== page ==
Consumer medicine information




Brand name


Active ingredient





Consumer medicine information (CMI) leaflet

Please read this leaflet carefully before you start using Colgout.

What is in this leaflet

This leaflet answers some common questions about Colgout. It does not contain all the available information. It does not take the place of talking to your doctor or pharmacist.

All medicines have risks and benefits. Your doctor has weighed the risks of you taking Colgout against the benefits they expect it will have for you.

If you have any concerns about taking this medicine, ask your doctor or pharmacist.

Keep this leaflet with the medicine. You may need to read it again.

What Colgout is used for

Colgout contains colchicine as the active ingredient. Colgout is used for the relief of pain in acute attacks of gout. It is not an analgesic and does not provide relief from other types of pain.

Colgout has a preventative effect that helps to reduce the incidence of acute attacks. It will not reduce the amount of uric acid in the body.

Colgout belongs to a group of medicines called antigout drugs.

Ask your doctor if you have any questions about why Colgout has been prescribed for you. Your doctor may have prescribed it for another reason.

This medicine is only available with a doctor's prescription.

There is no evidence that it is addictive.

Before you take it

When you must not take it

Do not take Colgout if you have an allergy to:

  • any medicine containing colchicine
  • any of the ingredients listed at the end of this leaflet.

Some of the symptoms of an allergic reaction may include shortness of breath, wheezing or difficulty breathing; swelling of the face, lips or tongue; skin rash, itching or hives.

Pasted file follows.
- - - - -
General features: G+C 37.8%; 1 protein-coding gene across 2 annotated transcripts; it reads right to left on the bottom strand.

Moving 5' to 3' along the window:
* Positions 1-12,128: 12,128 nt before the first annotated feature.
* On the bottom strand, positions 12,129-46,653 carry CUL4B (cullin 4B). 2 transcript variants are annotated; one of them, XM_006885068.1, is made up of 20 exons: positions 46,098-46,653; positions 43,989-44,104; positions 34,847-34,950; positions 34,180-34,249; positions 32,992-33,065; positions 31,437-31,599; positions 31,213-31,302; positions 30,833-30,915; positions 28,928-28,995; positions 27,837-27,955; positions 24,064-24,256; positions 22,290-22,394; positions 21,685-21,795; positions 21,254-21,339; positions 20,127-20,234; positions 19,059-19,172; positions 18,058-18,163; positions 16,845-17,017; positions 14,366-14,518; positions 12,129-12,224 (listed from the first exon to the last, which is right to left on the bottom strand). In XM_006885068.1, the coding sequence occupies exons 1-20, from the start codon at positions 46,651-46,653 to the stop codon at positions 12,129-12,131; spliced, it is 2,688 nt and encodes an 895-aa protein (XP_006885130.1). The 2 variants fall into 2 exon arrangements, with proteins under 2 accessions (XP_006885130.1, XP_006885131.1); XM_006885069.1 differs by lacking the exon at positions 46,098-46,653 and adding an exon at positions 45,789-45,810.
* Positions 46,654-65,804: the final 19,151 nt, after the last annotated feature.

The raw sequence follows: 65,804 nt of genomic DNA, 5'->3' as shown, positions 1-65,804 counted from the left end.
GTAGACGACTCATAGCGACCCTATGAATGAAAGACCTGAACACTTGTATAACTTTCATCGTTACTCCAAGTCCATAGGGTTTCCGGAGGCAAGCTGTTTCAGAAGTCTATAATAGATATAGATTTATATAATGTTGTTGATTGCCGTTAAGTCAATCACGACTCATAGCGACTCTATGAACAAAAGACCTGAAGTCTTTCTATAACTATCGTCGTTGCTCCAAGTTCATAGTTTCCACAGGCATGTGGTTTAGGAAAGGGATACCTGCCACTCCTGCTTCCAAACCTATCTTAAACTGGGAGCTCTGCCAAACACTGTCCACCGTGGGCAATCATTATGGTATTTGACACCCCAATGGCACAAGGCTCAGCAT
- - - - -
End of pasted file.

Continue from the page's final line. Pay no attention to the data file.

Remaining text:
Do not give this medicine to children. This medication may be dangerous to children. It is important that it is kept out of reach of children at all times.

Do not take Colgout if you have:

  • combined kidney and liver disease
  • serious kidney or liver disease
  • serious heart disease
  • severe stomach disorder
  • a blood disorder.

Do not take this medicine after the expiry date (EXP) printed on the pack. If you take this medicine after the expiry date has passed, it may not work as well.

Do not take this medicine if the bottle shows signs of having been tampered with.

If you are not sure whether you should start taking this medicine, talk to your doctor.

Before you start to take it

Tell your doctor if you are allergic to any other medicines or any foods, preservatives or dyes.

Tell your doctor if you have or have had any of the following medical conditions:

  • stomach problems
  • kidney or liver disease
  • heart disease
  • alcoholism.

Tell your doctor if you are pregnant or plan to become pregnant. Colgout may affect your developing baby if you take it during pregnancy.

Tell your doctor if you are breast-feeding or plan to breastfeed. Your doctor will discuss the risks and benefits of you taking Colgout when breast-feeding.

If you have not told your doctor about any of the above, tell them before you start taking Colgout.

Taking other medicines